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Tuesday, October 3, 2023


Quadrangle residents prepare for replacement coming in 2019


Deteriorating conditions at the Quadrangle housing facilties, the oldest on campus, led the Board of Regents to approve its demolition and replacement in early 2018. The new housing should be available in Fall 2019. | Justin Cross/The Cougar

The first residential community on campus, the Quadrangle — or Quads, as students call it — is facing its final days.

“Many projects are currently on the drawing board,” Khator said in her Fall Address on Oct. 5. “Among them a new Quad, which will add an additional 200 beds and include housing alternatives for international students.”

Don Yackley, executive director of Student Housing and Residential Life, said that the University’s Facility Condition Assessment recommended replacement over renovation for the built-in-1950 Quad because the infrastructure has deteriorated.

Yackley said Student Housing and Residential Life will oversee the relocation of all organizations housed in Oberholtzer Hall including Cougars in Recovery as well as a UH Police Department office.

All for students

Yackley said the projected $80 million housing community will have at least 1,000 beds and that students are the center of this endeavor.

Ashley Olupona, a sophomore living in Law Hall at the Quad, said it’s a good thing the Quad is being replaced.  With deconstruction set to begin in early 2018, however, she wonders whether it will be a housing option for the 2018-2019 year.

“If that’s the issue, then that’s going to be a problem,” Olupona said. “If not, then it’ll be fine if they don’t have it open for other people.”

With Khator’s $100 million Core Renovation program that focuses on six academic buildings forming the “core of our campus” on the drawing board, the question of renovation or replacement remains for other buildings such as Moody Towers.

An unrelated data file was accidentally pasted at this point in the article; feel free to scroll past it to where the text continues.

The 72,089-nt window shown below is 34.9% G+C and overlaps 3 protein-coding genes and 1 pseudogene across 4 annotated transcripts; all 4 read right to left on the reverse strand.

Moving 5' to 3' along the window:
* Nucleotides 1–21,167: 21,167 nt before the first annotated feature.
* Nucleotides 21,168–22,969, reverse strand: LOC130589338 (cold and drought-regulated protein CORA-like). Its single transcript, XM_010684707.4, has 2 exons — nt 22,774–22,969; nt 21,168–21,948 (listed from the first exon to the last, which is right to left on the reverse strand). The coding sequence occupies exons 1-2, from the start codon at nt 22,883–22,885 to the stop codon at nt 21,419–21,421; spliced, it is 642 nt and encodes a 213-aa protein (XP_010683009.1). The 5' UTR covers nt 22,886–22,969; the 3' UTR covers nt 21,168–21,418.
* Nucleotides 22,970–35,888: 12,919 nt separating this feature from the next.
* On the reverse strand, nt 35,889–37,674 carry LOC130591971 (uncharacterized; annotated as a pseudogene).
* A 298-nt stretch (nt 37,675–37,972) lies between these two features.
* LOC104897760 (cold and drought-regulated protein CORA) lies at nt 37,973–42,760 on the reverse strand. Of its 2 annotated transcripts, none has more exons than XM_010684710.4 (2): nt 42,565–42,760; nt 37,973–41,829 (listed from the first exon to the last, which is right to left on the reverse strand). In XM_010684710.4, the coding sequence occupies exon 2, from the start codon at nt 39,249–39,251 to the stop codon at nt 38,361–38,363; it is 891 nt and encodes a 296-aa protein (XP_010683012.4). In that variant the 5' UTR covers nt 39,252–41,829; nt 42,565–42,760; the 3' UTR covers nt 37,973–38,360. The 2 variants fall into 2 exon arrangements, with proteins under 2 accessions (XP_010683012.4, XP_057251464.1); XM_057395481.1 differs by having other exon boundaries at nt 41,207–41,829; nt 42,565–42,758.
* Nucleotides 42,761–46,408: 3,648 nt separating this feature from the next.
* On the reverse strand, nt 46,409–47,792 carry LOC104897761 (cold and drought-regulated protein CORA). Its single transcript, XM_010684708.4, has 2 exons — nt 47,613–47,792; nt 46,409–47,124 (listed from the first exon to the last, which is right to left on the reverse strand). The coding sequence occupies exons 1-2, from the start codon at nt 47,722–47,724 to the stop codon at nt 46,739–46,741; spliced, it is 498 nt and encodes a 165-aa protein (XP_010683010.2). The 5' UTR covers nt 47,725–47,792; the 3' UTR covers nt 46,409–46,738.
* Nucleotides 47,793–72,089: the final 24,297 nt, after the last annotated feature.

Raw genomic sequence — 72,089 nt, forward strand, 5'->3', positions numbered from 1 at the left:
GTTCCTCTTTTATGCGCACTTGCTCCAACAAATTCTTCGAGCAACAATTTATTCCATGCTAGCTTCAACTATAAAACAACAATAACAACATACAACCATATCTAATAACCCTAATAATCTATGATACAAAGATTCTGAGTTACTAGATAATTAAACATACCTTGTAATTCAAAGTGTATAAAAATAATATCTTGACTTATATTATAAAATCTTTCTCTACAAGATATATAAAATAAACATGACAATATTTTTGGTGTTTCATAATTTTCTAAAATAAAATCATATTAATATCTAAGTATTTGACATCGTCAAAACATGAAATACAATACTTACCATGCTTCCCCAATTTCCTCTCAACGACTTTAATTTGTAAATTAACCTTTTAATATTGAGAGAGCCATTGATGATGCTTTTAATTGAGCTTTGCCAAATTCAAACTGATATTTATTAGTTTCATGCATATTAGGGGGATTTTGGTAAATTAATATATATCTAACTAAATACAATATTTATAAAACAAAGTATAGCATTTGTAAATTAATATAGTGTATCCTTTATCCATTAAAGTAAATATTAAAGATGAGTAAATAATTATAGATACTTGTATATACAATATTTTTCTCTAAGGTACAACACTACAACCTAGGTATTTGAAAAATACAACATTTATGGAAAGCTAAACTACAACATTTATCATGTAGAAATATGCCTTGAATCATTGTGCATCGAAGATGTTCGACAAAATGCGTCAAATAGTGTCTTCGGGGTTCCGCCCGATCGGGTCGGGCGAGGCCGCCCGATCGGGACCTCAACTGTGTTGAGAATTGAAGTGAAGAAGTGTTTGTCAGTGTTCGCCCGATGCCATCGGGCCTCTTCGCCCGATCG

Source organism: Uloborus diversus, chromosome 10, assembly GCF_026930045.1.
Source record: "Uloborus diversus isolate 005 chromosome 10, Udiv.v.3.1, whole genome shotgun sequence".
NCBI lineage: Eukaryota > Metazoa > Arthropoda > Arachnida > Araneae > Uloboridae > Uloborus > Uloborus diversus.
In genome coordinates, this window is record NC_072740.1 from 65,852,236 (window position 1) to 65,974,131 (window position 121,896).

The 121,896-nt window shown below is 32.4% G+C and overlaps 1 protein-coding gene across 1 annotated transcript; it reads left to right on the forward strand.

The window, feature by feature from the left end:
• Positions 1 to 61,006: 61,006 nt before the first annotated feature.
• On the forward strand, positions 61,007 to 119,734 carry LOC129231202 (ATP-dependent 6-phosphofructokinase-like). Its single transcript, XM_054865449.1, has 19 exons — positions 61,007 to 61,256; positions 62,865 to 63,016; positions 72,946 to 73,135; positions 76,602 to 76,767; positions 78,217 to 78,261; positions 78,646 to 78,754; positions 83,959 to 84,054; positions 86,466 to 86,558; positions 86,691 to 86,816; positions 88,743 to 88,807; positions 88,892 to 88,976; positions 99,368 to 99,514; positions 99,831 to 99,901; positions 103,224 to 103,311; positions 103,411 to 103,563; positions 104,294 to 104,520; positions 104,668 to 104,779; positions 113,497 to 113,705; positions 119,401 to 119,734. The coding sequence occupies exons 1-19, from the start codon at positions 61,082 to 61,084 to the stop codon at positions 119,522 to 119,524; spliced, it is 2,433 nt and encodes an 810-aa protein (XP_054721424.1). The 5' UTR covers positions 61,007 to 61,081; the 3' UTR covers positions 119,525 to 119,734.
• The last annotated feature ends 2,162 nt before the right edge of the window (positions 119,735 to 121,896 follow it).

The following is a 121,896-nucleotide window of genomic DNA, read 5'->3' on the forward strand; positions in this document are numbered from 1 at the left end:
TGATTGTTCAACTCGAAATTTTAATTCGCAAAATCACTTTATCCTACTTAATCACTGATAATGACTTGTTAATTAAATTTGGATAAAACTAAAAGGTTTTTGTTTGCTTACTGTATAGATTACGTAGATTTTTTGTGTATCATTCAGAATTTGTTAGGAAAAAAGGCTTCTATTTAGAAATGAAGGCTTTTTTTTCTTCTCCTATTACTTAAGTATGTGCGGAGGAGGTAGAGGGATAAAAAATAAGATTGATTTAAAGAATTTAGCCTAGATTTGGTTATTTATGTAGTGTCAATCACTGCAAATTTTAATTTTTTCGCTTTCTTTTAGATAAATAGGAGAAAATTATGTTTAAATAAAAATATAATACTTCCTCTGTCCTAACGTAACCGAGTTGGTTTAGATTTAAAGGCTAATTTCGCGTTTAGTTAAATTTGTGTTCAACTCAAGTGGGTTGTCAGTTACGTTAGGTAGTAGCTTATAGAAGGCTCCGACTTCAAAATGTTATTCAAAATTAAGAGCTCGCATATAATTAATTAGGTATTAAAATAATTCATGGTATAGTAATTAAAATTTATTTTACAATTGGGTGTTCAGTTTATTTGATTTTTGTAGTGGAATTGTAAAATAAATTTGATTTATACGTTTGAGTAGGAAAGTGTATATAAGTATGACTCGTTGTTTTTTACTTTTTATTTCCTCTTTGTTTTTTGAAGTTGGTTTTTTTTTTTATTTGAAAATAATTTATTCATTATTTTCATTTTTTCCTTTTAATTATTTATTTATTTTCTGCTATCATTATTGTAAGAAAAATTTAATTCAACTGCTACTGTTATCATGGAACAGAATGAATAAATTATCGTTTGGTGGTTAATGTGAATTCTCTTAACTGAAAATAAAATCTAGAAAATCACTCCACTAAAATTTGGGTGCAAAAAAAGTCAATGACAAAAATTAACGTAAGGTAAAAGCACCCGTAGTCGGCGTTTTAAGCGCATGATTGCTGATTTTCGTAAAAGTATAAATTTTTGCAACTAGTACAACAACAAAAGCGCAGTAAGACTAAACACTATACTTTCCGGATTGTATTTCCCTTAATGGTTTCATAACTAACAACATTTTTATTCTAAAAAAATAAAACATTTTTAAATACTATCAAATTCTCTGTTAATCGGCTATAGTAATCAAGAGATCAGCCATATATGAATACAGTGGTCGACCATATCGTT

“After the Quadrangle replacement project is completed, Student Housing and Residential Life will assess the future of Moody Towers,” Yackley said.

Yackley said that new facilities will become available in August 2019. UH Facilities and Construction Management said they are in the selection process for an architectural and engineering team.

Special connection

Since its establishment, the Quads have housed current and former students like 1989 graduate Mike Pede, the associate vice president of Alumni Relations as well as the University of Houston Alumni Association’s president and CEO.

“Living on campus makes all the difference in the world,” Pede said. “You’re thrown into a community of which you get friends from all over the world that you wouldn’t have met before.”

Pede, who lived in Bates Hall during the 1987-1988 academic year, said a notable memory from his time at the Quads was playing sock football with Andre Ware.

“We basically had a future Heisman Trophy winner, two All-American wide receivers, All-American offensive linemen who could’ve broken a hand, a wrist, a foot, a finger at any moment,” Pede said. “We were literally a broken-finger away from changing the course of history.”

As the oldest residential community, the Quads has provided a backdrop for generations of experiences from past and present students. Some of these stories can be found in a public group titled “Oh No, UH is Tearing Down the Quad!” on Facebook.

The Facebook group has 542 members. Each user shares stories about their time living in the Quad and how important it was to their development as students and alumni.

‘Everybody’s on board’

In regard to the accommodations being made for international students in the Quad’s replacement, Pede believes it makes sense for housing to reflect the international image of the University.

“When you’re as diverse as we are as a university and as a city, you have to match that diversity with what you have so people will feel comfortable when they come to campus,” Pede said. “If a piece of that puzzle is missing and you have an opportunity to find that piece to that puzzle and put it in there… then you do it.”

As UH continues to update facilities as it grows, Pede understands when it’s time to replace buildings that sometimes hold sentimental value for alumni.

“Nobody likes to see the historical pieces of the university just be moved on for some big new shiny thing — even though you might need the big new shiny thing,” Pede said. “It’s a balancing act of how do we properly do that, and I think everybody’s on board.”

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